This week's earthquakes in the Desert Southwest have many people asking about quake insurance. Most homeowners, renters and business insurance policies do not cover damage from earthquakes. This poses a problem not unlike the one faced by people living in coastal or flood-prone areas. Just as they need specific flood insurance, people in quake-prone areas need quake insurance.
Insure.com points out:
Since the beginning of the 20th Century, earthquakes have occurred in 39 states. Approximately 90 percent of Americans live in areas considered seismically active. Even so, only a small percentage of people purchase earthquake insurance.
What's the risk? Probably higher than you think. And it's growing.
FEMA calculated in 2000 that annual losses due to earthquakes in the United States are about $4.4 million.
The Insurance Information Institute says:
How expensive is quake insurance? The Insurance Information Institute says:
[D]eductibles can range from 2 percent to 20 percent of the replacement value of the structure. This means that if it cost $100,000 to rebuild a home and there was 2 percent deductible, the consumer would be responsible for the first $2,000... Insurers in states like Washington, Nevada and Utah, with higher than average risk of earthquakes, often set minimum deductibles at around 10 percent. In most cases, consumers can get higher deductibles to save money on earthquake premiums. [...]
Premiums also differ widely by location, insurer and the type of structure that is covered. Generally, older buildings cost more to insure than new ones. Wood-frame structures usually benefit from lower rates than brick buildings because they tend to withstand quake stresses better. Regions are graded on a scale of 1 to 5 for likelihood of quakes, and this may be reflected in insurance rates offered in those areas.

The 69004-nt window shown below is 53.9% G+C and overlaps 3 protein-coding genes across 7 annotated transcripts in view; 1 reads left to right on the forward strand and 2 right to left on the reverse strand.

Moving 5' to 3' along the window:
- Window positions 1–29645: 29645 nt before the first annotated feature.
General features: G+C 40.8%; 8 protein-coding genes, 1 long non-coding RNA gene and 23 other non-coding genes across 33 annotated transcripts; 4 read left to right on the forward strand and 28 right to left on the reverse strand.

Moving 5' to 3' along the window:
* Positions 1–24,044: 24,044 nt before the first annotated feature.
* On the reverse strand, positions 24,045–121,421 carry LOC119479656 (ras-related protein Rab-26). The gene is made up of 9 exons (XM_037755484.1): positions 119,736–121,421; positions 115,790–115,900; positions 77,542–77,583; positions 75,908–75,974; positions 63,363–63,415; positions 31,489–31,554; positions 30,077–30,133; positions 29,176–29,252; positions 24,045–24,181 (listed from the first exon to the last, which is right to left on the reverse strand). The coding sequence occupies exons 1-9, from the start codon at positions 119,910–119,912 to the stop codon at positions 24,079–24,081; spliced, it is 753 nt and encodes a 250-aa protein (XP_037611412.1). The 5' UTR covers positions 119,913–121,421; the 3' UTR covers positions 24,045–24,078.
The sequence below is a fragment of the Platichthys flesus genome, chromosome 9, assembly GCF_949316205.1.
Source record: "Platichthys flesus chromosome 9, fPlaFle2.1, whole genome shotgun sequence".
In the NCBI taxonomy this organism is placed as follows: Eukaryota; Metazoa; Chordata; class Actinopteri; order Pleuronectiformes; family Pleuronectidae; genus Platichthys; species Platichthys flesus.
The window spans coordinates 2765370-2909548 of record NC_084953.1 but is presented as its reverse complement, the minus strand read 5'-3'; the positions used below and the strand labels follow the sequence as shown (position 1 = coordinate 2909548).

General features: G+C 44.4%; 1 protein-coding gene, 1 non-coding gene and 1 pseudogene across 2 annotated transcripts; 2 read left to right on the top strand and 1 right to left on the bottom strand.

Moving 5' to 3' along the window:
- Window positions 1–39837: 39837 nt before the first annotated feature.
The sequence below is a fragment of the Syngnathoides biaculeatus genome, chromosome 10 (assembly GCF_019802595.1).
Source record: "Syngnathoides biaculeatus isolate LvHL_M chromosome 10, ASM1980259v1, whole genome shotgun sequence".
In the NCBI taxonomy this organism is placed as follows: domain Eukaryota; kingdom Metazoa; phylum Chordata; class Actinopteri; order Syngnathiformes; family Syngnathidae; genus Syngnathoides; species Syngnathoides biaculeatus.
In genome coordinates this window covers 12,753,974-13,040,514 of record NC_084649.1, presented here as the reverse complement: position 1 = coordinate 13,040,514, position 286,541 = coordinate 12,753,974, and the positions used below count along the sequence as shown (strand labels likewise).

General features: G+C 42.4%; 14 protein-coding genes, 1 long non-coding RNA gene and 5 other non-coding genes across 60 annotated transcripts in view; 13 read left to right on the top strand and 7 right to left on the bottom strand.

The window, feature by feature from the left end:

Unlike most homeowner or tenant policies, earthquake insurance primarily covers major losses. It normally is sold with deductibles equaling 10 to 25 percent of the structure's policy limit. Recently, the industry trend has been to raise deductibles.
This limit works much like the deductibles on your auto insurance. The result is that the insurance pays only for damages that exceed the deductible. However, unlike car insurance, some earthquake policies treat contents and structure separately. This means the deductible amount applies separately to the:
- Total amount of the loss for contents
- Total amount of the loss for the structure
- Total amount of the loss for unattached structures like garages, sheds, driveways or retaining walls
Not all policies are alike. You should compare the coverage differences between companies to get the coverage that best meets your needs.